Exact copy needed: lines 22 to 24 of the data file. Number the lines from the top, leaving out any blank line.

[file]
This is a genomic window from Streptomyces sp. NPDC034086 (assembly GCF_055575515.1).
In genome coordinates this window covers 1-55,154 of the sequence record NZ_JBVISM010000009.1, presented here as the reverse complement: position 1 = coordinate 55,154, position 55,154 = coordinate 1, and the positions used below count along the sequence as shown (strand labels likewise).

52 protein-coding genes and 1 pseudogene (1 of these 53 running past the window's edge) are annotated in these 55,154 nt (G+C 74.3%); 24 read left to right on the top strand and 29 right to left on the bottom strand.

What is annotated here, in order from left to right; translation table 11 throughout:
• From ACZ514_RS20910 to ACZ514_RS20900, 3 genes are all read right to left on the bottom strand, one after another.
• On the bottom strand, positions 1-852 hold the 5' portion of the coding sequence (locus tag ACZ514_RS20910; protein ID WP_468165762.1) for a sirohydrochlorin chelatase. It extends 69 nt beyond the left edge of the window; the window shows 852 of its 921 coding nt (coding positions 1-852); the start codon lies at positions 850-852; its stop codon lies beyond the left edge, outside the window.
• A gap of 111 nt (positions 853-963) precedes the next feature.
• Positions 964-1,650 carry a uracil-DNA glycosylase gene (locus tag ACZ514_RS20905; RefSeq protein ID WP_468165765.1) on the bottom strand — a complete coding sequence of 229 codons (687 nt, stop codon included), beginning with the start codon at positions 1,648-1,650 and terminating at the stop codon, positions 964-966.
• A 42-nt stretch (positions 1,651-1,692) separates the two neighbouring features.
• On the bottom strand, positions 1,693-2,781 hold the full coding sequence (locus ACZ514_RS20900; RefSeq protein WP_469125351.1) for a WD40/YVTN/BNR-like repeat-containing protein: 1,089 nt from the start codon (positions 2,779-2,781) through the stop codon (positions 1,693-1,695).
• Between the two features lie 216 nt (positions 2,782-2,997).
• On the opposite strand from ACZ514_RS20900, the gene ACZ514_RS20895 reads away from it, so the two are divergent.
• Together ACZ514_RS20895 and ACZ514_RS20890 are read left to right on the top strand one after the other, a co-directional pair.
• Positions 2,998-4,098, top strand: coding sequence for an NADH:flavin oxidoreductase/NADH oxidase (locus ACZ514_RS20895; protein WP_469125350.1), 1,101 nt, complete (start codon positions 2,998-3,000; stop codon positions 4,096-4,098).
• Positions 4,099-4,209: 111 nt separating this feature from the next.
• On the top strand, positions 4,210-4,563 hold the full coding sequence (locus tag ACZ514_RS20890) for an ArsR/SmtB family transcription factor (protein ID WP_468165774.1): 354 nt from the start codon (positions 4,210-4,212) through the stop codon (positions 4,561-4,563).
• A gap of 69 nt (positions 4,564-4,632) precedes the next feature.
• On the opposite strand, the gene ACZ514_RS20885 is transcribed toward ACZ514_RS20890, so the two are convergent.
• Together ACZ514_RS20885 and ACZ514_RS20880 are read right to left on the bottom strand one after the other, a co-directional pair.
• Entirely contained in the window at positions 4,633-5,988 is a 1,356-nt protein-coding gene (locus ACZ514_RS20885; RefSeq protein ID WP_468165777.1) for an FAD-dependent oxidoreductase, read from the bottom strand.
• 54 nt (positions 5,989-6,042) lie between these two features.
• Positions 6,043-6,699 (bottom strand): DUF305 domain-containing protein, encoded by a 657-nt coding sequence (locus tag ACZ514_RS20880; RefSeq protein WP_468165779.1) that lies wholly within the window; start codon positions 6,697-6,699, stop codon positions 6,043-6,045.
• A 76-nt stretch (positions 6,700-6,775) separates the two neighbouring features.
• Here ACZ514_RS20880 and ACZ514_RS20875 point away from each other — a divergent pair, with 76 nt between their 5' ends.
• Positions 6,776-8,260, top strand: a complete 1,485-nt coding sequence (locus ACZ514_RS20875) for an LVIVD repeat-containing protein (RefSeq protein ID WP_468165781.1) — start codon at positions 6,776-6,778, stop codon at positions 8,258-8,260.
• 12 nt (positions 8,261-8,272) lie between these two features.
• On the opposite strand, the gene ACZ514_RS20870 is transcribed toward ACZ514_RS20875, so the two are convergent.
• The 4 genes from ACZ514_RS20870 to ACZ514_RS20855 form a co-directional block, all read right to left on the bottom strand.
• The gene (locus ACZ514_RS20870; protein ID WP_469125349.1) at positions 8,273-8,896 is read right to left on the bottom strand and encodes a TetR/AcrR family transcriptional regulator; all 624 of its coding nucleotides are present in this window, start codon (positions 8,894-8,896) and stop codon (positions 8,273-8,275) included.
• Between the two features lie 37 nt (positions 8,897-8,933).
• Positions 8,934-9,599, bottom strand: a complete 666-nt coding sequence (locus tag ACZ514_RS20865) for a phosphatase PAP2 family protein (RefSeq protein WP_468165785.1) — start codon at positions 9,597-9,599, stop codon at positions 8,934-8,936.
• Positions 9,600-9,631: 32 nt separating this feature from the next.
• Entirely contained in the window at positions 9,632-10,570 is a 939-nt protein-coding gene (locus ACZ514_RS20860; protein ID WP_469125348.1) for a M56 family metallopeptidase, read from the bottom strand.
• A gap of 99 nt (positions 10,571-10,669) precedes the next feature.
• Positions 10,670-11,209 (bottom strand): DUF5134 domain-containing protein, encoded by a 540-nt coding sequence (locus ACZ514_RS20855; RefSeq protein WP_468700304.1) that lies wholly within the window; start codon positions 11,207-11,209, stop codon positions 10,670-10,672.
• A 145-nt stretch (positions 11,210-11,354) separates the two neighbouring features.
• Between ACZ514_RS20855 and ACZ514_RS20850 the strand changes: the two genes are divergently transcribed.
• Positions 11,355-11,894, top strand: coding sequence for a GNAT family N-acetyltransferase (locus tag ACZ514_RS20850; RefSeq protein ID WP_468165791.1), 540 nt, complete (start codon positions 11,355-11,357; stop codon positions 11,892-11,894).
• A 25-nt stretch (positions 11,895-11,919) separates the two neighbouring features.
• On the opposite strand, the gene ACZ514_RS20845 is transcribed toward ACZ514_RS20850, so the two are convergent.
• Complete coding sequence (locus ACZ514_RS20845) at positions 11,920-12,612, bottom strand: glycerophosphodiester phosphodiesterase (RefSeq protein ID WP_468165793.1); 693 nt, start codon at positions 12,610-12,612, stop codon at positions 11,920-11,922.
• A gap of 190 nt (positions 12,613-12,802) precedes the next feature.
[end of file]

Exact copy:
• Positions 6,043-6,699 (bottom strand): DUF305 domain-containing protein, encoded by a 657-nt coding sequence (locus tag ACZ514_RS20880; RefSeq protein WP_468165779.1) that lies wholly within the window; start codon positions 6,697-6,699, stop codon positions 6,043-6,045.
• A 76-nt stretch (positions 6,700-6,775) separates the two neighbouring features.
• Here ACZ514_RS20880 and ACZ514_RS20875 point away from each other — a divergent pair, with 76 nt between their 5' ends.